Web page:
State Considers Singular Exchange Tax

State lawmakers are discussing a ”singular exchange tax” proposal which would cut the state sales tax from 6 percent to 3 percent but expand it to include professional services such as accountants, attorneys, and even beauty shops which currently are not taxed.

A University of Tennessee economist says such a tax could benefit the state.

Dr. Bill Fox says a low-rate, broad-based tax on income, goods and services could boost tax revenues and simplify the state’s tax structure.

“The singular exchange proposal is a very low-rate, broad-based sales tax and a very low, flat-rate broad based income tax, and it-s a tax on profits,” Fox said. “The proposal would eliminate a number of the taxes that we have, including the state and local sales taxes and also a number of other small taxes in Tennessee, creating a simplified system and one where the taxes are set at low rates.

“It proposes a lot of simplification its better revenue growth. That is the major advantage of this plan.”

The plan is sponsored by Rep. Keith Westmoreland of Kingsport.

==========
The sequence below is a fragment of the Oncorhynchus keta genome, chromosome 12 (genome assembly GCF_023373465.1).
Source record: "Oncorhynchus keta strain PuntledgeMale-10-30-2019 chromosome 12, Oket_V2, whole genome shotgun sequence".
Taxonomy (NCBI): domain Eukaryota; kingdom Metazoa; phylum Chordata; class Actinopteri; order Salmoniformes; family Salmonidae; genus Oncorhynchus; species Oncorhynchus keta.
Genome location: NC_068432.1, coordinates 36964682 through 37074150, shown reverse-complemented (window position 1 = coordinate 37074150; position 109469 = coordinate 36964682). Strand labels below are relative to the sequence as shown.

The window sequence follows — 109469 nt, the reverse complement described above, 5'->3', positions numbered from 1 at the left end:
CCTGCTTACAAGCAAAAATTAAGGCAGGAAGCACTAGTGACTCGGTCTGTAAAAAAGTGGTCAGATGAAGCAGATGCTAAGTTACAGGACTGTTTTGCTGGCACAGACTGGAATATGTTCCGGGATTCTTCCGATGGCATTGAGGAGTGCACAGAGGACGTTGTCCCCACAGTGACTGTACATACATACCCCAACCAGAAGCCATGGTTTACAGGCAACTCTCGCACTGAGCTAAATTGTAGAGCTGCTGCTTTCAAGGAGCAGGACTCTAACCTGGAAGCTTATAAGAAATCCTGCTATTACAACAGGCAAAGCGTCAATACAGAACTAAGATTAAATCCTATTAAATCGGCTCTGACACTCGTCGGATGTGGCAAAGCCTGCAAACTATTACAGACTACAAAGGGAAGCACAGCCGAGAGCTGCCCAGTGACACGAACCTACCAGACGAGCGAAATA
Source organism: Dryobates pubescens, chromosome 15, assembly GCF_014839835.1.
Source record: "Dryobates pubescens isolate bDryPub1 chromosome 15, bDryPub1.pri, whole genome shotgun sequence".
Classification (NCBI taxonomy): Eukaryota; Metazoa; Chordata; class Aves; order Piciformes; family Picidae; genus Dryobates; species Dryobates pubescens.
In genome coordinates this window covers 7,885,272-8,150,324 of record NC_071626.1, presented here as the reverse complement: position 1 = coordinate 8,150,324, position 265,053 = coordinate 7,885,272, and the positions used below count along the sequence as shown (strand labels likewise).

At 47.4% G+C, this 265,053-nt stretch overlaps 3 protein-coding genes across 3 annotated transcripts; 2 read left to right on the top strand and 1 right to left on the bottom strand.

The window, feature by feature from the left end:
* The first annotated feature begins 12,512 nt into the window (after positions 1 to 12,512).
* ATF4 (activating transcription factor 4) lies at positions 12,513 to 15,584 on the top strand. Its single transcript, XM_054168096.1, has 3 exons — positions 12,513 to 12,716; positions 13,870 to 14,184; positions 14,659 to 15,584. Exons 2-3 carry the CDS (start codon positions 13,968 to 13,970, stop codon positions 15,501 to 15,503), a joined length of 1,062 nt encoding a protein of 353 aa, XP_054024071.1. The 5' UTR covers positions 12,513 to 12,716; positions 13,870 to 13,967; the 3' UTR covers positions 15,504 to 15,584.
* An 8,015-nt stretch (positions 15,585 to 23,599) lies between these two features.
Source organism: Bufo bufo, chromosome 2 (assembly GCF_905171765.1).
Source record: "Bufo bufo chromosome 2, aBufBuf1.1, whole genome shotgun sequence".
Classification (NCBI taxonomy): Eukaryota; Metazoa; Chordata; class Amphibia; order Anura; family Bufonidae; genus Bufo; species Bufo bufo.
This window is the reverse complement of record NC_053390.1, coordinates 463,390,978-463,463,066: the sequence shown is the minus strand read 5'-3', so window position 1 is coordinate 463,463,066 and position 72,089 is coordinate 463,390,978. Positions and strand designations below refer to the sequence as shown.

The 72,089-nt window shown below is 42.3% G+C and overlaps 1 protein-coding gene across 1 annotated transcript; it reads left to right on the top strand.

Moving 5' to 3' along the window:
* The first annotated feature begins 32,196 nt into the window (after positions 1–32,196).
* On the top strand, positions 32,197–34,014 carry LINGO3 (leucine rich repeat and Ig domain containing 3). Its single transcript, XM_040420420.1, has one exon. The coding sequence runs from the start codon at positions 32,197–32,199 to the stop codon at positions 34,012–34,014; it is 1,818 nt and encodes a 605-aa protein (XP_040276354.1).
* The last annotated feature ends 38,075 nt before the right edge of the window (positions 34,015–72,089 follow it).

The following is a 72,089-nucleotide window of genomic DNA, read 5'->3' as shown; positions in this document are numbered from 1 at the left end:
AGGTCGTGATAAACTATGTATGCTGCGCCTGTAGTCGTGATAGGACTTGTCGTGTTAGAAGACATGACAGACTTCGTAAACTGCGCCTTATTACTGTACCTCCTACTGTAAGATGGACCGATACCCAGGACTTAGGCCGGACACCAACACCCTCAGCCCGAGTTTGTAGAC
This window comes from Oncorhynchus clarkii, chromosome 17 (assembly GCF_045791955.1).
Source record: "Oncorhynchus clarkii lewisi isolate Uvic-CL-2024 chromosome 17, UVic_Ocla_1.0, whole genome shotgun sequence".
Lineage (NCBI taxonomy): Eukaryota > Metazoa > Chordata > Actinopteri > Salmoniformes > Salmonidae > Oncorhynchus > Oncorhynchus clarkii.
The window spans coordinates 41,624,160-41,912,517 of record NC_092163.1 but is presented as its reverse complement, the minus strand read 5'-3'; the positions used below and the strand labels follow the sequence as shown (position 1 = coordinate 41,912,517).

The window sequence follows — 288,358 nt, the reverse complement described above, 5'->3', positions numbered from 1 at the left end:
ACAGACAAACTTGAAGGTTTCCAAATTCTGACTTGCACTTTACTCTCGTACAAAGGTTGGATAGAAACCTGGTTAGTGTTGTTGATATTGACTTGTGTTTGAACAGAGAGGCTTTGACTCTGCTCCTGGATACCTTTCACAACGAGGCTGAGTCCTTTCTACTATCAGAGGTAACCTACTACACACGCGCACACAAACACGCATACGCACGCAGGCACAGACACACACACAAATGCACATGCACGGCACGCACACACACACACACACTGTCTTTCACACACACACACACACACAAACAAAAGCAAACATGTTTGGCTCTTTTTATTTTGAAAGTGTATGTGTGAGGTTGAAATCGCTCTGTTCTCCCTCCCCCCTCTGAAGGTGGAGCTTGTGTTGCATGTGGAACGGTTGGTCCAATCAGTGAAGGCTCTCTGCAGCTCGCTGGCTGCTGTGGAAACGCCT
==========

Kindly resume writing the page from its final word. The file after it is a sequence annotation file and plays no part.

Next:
Fox says there’s concern that some Tennessee service companies could lose business to firms in other states under the plan. He says keeping the tax rate low — at about 3 percent — could prevent that.

“One concern is we would be taxing some things that neighboring statesand other states around the country are not taxing, such as many professional services, for example,” Fox said. “We can do that if our rates are very low, but if our rates get higher it becomes a political problem and an economic problem.

“We could discourage Tennessee professional services. An accounting firm, for example, might be disadvantage because it would have to pay that tax and other firms in other states that operate in Tennessee do not.

That-s the kind of concern I have. The best protection is just to keep the rate low. If we do that it won’t be a serious problem.”